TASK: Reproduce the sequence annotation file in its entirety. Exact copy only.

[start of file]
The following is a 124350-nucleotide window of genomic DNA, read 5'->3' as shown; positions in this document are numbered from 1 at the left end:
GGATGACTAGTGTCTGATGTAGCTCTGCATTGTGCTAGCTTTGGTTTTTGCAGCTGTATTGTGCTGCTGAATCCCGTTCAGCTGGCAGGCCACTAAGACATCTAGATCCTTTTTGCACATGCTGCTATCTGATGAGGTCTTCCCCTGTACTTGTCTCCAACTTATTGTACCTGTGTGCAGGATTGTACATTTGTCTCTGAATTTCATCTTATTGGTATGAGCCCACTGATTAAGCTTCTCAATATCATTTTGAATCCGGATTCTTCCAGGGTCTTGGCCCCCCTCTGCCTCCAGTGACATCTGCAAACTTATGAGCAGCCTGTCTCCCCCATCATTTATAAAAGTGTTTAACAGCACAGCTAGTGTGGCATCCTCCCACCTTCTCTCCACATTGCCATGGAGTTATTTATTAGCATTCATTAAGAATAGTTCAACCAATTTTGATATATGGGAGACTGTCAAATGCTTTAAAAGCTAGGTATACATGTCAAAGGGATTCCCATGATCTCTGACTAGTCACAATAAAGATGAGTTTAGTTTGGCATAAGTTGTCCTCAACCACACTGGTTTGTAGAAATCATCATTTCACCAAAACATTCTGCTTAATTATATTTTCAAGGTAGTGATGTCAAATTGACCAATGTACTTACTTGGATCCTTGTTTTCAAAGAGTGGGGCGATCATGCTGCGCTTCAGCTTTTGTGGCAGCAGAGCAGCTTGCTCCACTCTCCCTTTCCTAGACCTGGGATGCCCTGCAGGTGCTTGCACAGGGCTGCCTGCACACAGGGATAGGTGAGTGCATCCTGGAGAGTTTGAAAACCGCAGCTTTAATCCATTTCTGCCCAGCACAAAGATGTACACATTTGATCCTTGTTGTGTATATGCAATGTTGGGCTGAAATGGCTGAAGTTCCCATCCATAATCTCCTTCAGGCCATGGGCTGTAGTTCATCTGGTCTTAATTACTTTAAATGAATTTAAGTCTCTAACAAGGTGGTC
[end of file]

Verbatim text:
The following is a 124350-nucleotide window of genomic DNA, read 5'->3' as shown; positions in this document are numbered from 1 at the left end:
GGATGACTAGTGTCTGATGTAGCTCTGCATTGTGCTAGCTTTGGTTTTTGCAGCTGTATTGTGCTGCTGAATCCCGTTCAGCTGGCAGGCCACTAAGACATCTAGATCCTTTTTGCACATGCTGCTATCTGATGAGGTCTTCCCCTGTACTTGTCTCCAACTTATTGTACCTGTGTGCAGGATTGTACATTTGTCTCTGAATTTCATCTTATTGGTATGAGCCCACTGATTAAGCTTCTCAATATCATTTTGAATCCGGATTCTTCCAGGGTCTTGGCCCCCCTCTGCCTCCAGTGACATCTGCAAACTTATGAGCAGCCTGTCTCCCCCATCATTTATAAAAGTGTTTAACAGCACAGCTAGTGTGGCATCCTCCCACCTTCTCTCCACATTGCCATGGAGTTATTTATTAGCATTCATTAAGAATAGTTCAACCAATTTTGATATATGGGAGACTGTCAAATGCTTTAAAAGCTAGGTATACATGTCAAAGGGATTCCCATGATCTCTGACTAGTCACAATAAAGATGAGTTTAGTTTGGCATAAGTTGTCCTCAACCACACTGGTTTGTAGAAATCATCATTTCACCAAAACATTCTGCTTAATTATATTTTCAAGGTAGTGATGTCAAATTGACCAATGTACTTACTTGGATCCTTGTTTTCAAAGAGTGGGGCGATCATGCTGCGCTTCAGCTTTTGTGGCAGCAGAGCAGCTTGCTCCACTCTCCCTTTCCTAGACCTGGGATGCCCTGCAGGTGCTTGCACAGGGCTGCCTGCACACAGGGATAGGTGAGTGCATCCTGGAGAGTTTGAAAACCGCAGCTTTAATCCATTTCTGCCCAGCACAAAGATGTACACATTTGATCCTTGTTGTGTATATGCAATGTTGGGCTGAAATGGCTGAAGTTCCCATCCATAATCTCCTTCAGGCCATGGGCTGTAGTTCATCTGGTCTTAATTACTTTAAATGAATTTAAGTCTCTAACAAGGTGGTC